“What is done in love is well done”
Vincent Van Gogh
As a concept, “homosexuality” encompasses a variety of conflicting ideas about gender and same-sex sexual attraction. Its broad range of possible meanings is what makes it such an irresistible, powerful, and ambiguous term nowadays. In its modern sense, “homosexuality is at once a psychological condition, an erotic desire, and a sexual practice.” (David Halperin, “Homosexuality,” in Haggerty, 452)
All three senses can and are expressed in artistic or aestheticized form. Homosexuality or, to employ a term of more recent invention, the “homoerotic,” can be understood as an actual or potential element in everyone’s experience, whatever the sexual orientation of the individual. The homosexual and the homoerotic frequently overlap but are not necessarily the same. Many of the images in this book might be classified as homoerotic rather than homosexual. “Homosexual” and “homoerotic” differ only in the root meanings of the terms “sexual” and “erotic.” Whereas “sexual” encompasses the physical act of sex, “erotic” is a concept that incorporates a range of ideas and feelings around same-sex wants, needs, and desires. It does not always culminate in the sexual act. The homoerotic, unlike the homosexual, legitimates erotic desire between members of the same sex by placing that sentiment in a context which rationalizes it—such as classicism, military battle, athletic activities, etc). Thus, in many situations the homoerotic is veiled and perceived as nontransgressive behavior.
Whereas all homosexuals experience homoerotic desire, not all who experience and, indeed, appreciate homoerotic desire are necessarily homosexuals. The homoerotic can sometimes be a frightening prospect for some heterosexuals to such a degree that it sometimes incites virulent homophobic responses. The “homoerotic” is also linked to the more recent idea of the “homosocial.” Male homosociality refers to all-male groups or environments and is a means by which men construct their identities and consolidate their privilege and social power as males usually through and at the expense of women (see Eve Sedgwick, Between Men: English Literature and Male Homosocial Desire, New York, Columbia University Press, 1985). Indeed, female homosociality also exists, but the dynamics of it in relation to patriarchal culture are quite different.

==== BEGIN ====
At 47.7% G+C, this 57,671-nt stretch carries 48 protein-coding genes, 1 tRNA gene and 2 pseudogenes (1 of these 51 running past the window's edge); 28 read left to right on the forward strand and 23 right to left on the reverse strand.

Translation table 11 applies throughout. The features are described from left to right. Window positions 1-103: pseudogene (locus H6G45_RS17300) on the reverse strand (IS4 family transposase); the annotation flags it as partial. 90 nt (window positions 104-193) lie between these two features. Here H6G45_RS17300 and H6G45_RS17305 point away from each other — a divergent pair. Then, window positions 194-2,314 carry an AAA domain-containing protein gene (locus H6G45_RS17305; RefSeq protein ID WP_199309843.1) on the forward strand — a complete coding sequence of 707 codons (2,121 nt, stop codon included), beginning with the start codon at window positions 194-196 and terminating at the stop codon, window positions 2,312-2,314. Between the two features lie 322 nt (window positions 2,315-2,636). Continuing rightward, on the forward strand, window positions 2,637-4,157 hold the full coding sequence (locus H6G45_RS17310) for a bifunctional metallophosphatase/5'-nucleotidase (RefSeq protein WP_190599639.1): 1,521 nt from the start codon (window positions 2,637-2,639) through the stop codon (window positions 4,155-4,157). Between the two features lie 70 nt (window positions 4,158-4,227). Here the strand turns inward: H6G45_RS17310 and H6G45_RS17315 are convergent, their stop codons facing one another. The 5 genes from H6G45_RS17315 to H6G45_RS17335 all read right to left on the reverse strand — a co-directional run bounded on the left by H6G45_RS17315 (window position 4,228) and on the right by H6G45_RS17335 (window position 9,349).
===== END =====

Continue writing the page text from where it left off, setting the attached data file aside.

Although male and female homosexuality are often treated separately, both are considered in this book. Throughout, the term “homosexuality” refers to male homosexuality unless “female” is specified. This is so because most societies are male-dominated and male-oriented, giving primacy to the sexual activities and development of men over women. In relationship to art about and by homosexual men, the “scarcity of art about or by lesbians reflects male domination of the cultural record” (Saslow, 7). All of the art and literary evidence we have was the work of males and bear mostly on male activities.
The definition of homosexuality is further complicated by the differences between modern and pre-modern notions of the concept. There is considerable disagreement in contemporary literature on homosexuality over use of the word “homosexual” for same-sex relationships in non-Western, pre-modern and ancient periods. The word “homosexuality” is relatively young. Like the word “sexuality” itself, it describes a culturally determined and culturally constructed concept born of recent Western society. Thus, applying the concept “homosexuality” to history is bound to force modern and Western concepts of self and other onto the ancient and pre-modern world. In most pre-modern and ancient cultures, there is no word to denote a state of being homosexual or to describe a homosexual act.
To get a better insight into Homosexuality in Art, please continue this exciting adventure by clicking on Amazon US, Amazon UK, Amazon Australia, Amazon Canada, Ebook Gallery, Itune, ParkstoneInternational, Google, Scribd, Overdrive, Barnes&Noble, Bookshout, Proquest.